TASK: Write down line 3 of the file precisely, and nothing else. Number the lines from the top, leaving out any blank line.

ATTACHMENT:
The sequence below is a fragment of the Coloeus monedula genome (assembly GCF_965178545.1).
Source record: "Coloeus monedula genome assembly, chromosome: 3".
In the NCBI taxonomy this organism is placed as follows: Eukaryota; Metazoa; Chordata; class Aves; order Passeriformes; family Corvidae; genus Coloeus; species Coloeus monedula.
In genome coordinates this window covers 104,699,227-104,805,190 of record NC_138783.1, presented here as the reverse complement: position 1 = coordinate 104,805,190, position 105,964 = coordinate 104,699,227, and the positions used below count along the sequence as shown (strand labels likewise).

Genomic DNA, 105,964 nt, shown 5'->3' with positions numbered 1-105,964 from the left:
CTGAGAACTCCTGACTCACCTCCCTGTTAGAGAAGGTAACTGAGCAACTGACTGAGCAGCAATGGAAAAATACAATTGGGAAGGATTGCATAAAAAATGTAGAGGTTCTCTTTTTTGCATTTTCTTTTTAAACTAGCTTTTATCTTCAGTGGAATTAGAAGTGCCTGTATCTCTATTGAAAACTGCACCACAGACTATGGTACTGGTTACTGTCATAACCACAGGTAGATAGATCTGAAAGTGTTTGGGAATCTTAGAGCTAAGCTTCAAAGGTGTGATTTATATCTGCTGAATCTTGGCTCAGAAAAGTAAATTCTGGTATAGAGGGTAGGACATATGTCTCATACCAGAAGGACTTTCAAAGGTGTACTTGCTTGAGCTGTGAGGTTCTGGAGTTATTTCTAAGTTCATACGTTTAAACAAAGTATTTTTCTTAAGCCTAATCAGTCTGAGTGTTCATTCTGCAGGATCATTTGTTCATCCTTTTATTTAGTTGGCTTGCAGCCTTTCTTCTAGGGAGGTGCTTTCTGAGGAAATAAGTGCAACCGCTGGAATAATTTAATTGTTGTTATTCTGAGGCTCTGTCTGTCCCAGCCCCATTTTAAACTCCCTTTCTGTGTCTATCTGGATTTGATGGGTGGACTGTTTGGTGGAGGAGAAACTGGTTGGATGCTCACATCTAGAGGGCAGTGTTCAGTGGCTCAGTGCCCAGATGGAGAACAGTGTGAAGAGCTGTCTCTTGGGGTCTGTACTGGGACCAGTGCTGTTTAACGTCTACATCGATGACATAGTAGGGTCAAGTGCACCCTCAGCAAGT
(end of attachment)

In the NCBI taxonomy this organism is placed as follows: Eukaryota; Metazoa; Chordata; class Aves; order Passeriformes; family Corvidae; genus Coloeus; species Coloeus monedula.